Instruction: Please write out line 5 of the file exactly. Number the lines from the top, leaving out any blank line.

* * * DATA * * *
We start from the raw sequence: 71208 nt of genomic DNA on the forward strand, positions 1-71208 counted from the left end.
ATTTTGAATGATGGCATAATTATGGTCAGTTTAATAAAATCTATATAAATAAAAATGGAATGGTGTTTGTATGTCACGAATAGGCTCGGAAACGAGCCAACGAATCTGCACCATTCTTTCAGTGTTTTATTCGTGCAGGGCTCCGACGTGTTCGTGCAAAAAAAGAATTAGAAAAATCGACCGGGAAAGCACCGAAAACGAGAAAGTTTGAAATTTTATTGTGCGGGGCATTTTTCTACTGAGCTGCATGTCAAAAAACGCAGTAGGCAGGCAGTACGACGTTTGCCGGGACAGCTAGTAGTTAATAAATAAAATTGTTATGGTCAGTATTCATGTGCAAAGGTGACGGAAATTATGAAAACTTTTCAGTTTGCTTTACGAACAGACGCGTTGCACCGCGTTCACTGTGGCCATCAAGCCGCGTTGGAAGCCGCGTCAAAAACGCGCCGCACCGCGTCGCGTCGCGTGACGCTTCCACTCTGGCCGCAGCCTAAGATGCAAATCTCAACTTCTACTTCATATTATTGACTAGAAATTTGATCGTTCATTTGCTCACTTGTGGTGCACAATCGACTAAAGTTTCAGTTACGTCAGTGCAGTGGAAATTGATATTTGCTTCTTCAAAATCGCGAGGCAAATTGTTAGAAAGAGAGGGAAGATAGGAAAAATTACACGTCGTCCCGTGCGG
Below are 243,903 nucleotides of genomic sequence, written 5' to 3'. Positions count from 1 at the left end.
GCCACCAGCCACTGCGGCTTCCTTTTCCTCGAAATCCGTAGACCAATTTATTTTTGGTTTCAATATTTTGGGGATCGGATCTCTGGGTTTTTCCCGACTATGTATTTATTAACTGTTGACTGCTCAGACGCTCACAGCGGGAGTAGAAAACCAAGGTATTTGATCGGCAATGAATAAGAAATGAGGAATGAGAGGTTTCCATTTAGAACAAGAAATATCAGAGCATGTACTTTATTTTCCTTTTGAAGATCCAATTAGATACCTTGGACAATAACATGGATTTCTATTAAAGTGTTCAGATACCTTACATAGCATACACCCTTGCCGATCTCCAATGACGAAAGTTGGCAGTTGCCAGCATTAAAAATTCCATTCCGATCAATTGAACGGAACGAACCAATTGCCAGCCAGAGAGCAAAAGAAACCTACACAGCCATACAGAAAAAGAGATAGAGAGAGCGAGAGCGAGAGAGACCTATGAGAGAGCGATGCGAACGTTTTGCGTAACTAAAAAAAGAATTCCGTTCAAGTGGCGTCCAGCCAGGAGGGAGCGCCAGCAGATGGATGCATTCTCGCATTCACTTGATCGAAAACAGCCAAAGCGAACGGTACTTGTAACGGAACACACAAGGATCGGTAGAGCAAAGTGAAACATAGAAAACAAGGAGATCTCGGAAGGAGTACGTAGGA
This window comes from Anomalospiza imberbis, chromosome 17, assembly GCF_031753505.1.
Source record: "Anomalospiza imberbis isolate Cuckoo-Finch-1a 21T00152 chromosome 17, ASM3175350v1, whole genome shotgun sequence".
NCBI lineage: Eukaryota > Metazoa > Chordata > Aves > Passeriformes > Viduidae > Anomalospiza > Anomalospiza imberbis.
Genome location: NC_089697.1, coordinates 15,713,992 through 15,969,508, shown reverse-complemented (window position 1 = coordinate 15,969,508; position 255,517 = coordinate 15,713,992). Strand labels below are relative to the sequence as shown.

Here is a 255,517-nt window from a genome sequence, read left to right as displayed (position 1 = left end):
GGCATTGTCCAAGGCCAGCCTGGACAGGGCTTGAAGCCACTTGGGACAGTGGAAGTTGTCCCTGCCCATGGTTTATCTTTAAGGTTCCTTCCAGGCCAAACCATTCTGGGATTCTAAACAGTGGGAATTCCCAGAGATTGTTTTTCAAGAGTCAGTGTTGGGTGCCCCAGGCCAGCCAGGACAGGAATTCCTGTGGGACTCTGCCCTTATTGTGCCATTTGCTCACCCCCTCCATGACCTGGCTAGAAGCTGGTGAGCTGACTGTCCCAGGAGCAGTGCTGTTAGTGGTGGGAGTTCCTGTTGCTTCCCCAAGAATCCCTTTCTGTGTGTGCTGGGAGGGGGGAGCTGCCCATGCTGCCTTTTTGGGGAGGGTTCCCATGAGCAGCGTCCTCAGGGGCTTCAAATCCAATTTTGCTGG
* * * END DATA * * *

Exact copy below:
This window comes from Anomalospiza imberbis, chromosome 17, assembly GCF_031753505.1.